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Movie critics: Our advice to friends when we're not on duty

In January, a time warp separates me from my friends and family. I’ve seen everything big now playing at the multiplex; sometimes I’ve seen a movie months ago, and sometimes twice. But everyone else who’s not in the same business as I am is just beginning to have access to those movies, many of which are just going wide now. So, my movie-loving friends and family ask me, “How’s It’s Complicated? What about The Hurt Locker? Have you seen Avatar?” A parent asks, “Can I take my daughter to Fantastic Mr. Fox?” My dentist asks, “What’s worth seeing?”

Thing is, at this time of the year, my own critical assessment has little to do with how I respond. Instead, I become a little bit of a matchmaker, a little bit of a shrink, and a little bit of a listings guide. I mean, I know the value of when to let go of my brilliant argument that Invictus is square and lazy filmmaking, and instead let the cousin who’s a big Matt Damon fan know that she’ll like him as a rugby player. I can talk until I swoon about how much I love The Hurt Locker, but I would never urge it on the friend who hates war pictures and flinches at all scenes of violence; for her, instead, I suggest It’s Complicated — a movie I know she’ll enjoy, much as I harrumphed at it in my review.

So as a service to moviegoing friends everywhere in these first days of the new year — and to my dentist, too — I offer Lisa’s Mild Guide to the Megaplex. And yes, by all means, take your daughter to Fantastic Mr. Fox — it’s great.

Avatar: Big! Blue! Looks great! Forget the script and story!

Crazy Heart: It’s all about Jeff Bridges. Nice music.

Invictus: Morgan Freeman and guys in sports shorts save South Africa!

The Lovely Bones: Have you read the book? Then definitely skip the movie. If not, well, it’s still meh.

Nine: A crazy dull mess. Oh, but you say you liked Chicago? Well, it’s still a crazy dull mess.

The Princess and the Frog: Love it.

A Single Man: Love it. It’s a about a gay man whose lover dies, by the way, whatever the posters suggest.

Up in the Air: Love it. Yes, George Clooney is good.

The Young Victoria: Nice.

The Last Station: Nice, especially for Mom.

Did You Hear About the Morgans?: Awful, especially for humans.

Want to add to my Mild Guide? Here’s your chance.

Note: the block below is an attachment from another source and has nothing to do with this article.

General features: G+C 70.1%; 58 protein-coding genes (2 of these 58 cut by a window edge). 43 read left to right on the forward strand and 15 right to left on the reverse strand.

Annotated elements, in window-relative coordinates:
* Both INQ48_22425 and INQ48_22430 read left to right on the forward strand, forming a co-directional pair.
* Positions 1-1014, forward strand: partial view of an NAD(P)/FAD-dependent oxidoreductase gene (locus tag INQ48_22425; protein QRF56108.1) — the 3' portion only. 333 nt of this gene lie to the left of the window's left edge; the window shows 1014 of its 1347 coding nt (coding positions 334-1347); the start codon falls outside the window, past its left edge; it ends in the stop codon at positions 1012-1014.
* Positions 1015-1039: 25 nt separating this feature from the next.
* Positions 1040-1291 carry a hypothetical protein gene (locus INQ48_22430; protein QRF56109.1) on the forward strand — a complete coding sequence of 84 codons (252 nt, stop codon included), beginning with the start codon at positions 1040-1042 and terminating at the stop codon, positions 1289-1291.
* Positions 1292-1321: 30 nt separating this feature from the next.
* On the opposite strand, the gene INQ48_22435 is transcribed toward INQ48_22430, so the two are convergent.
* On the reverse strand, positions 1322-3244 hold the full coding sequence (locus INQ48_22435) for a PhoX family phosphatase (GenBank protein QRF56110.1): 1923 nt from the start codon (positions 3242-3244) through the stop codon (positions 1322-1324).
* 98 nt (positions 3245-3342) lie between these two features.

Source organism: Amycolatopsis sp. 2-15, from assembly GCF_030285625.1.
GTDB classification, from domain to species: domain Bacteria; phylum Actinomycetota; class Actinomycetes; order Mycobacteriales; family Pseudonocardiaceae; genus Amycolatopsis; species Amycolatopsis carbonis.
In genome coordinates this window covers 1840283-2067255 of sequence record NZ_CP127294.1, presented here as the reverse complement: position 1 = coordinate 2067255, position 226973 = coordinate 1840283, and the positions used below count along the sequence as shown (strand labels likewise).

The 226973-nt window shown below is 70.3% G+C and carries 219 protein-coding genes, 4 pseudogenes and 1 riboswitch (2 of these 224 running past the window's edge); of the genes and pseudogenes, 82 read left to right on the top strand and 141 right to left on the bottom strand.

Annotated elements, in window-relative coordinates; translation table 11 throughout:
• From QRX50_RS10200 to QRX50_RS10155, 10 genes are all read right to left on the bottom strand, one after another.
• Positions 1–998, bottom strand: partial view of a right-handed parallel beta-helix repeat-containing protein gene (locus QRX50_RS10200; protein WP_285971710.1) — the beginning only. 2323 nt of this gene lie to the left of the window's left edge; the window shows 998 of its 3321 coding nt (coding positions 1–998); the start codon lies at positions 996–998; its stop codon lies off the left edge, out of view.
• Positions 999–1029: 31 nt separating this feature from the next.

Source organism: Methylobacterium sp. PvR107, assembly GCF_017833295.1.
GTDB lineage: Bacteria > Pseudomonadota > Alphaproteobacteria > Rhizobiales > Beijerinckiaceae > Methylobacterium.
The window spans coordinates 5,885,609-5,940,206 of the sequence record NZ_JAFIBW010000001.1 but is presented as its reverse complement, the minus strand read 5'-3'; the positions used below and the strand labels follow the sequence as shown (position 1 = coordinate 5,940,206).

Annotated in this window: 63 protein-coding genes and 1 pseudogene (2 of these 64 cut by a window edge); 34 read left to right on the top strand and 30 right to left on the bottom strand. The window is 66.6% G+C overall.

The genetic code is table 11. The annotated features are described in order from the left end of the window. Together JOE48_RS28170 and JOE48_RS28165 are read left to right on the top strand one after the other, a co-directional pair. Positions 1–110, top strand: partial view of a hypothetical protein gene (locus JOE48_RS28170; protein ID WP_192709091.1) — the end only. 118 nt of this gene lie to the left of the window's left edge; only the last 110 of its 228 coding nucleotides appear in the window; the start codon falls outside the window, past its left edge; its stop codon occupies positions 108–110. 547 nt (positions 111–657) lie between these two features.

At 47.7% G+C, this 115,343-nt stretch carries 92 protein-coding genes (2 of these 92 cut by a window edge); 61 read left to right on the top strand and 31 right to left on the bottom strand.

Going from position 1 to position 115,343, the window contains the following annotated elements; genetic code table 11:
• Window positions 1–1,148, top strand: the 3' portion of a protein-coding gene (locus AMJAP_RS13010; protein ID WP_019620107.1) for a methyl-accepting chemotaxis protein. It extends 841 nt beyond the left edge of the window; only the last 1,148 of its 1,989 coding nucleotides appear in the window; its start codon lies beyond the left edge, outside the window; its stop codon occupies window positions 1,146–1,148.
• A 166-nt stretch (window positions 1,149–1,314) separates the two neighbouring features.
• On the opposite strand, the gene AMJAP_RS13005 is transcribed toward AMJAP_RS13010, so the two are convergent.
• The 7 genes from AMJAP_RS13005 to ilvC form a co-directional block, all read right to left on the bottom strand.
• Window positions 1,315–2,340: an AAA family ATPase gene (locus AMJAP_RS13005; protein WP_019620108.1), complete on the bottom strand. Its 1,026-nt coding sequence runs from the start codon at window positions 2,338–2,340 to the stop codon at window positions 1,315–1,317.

Image credit: Melinda Sue Gordon

Morgan Freeman: He makes any movie better, but in 'Invictus' he's finally a great actor again

Whenever you sit down to watch a movie, it’s always a welcome moment when the name Morgan Freeman appears in the opening credits. Whether he’s playing God in Bruce Almighty, a saintly janitor in Million Dollar Baby, or a judge, detective, mechanic, or prison inmate, you can rest assured that each and every moment Morgan Freeman is on-screen, the movie, even if it’s a dog, will snap to attention, and that Freeman, even in a nothing role, will take the lines he’s been asked to deliver and, through the sheer magnetism of his presence, turn them into something forceful and vibrant and compelling. Those eyes, so kind yet with a hint of deep, and even dark, knowledge, never fail to twinkle with merriness and sly perception, and that voice, of course, is pure music, so playful and resonantly wily — the sound of homespun American authority. I have no doubt that Morgan Freeman could literally read the phone book and make it come off as a work of art.

There’s another thing, though, that I feel compelled to say about Morgan Freeman: In virtually every one of those roles, he is more or less the same. The slightly rascally but deeply moral dominion of his presence clearly derives from something deep inside him, a wellspring of character that he brings to every film. It’s always welcome (he makes every movie better), but at this point it’s almost never revelatory. He surprises us in small ways, but never in big ways. READ FULL STORY

'Invictus' and songs in movies (that don't need songs)

It’s clear in every frame that Invictus is about Nelson Mandela’s strategy to use a national love of rugby in the service of national racial healing in post-Apartheid South Africa. But in case we miss the point, the South African vocal group Overtone sings the emotions we’re meant to feel, in a song called “Colorblind.” So welcome to the first in an occasional airing of one critic’s pet peeves: I hate songs in non-musical movies that tell us what we’re meant to feel! Especially in serious dramas! The minute the tunes come up, I think, “Uh oh, they couldn’t figure out how to get the action across in silence.” Sometimes, I even mentally strip the music out as I’m watching.

I mean, I’m not even crazy about including cool songs by bitchin’ indie bands, the kind incorporated into Up in the Air. And believe me, I love that movie.

See that picture above? That’s Paul Newman in Butch Cassidy and the Sundance Kid, riding his new-fangled bicycle to Burt Bacharach’s “Raindrops Keep Fallin’ on My Head.” Great song, great scene, great use of music because the music is the action. In a movie set on a rugby field, though, in the heat of competition, when Nelson Mandela himself has urged victory, don’t you think that’s enough inspiration?

Here’s where you tell me all the songs you do or don’t like in movies, and I hum along.

Image credit: Everett Collection

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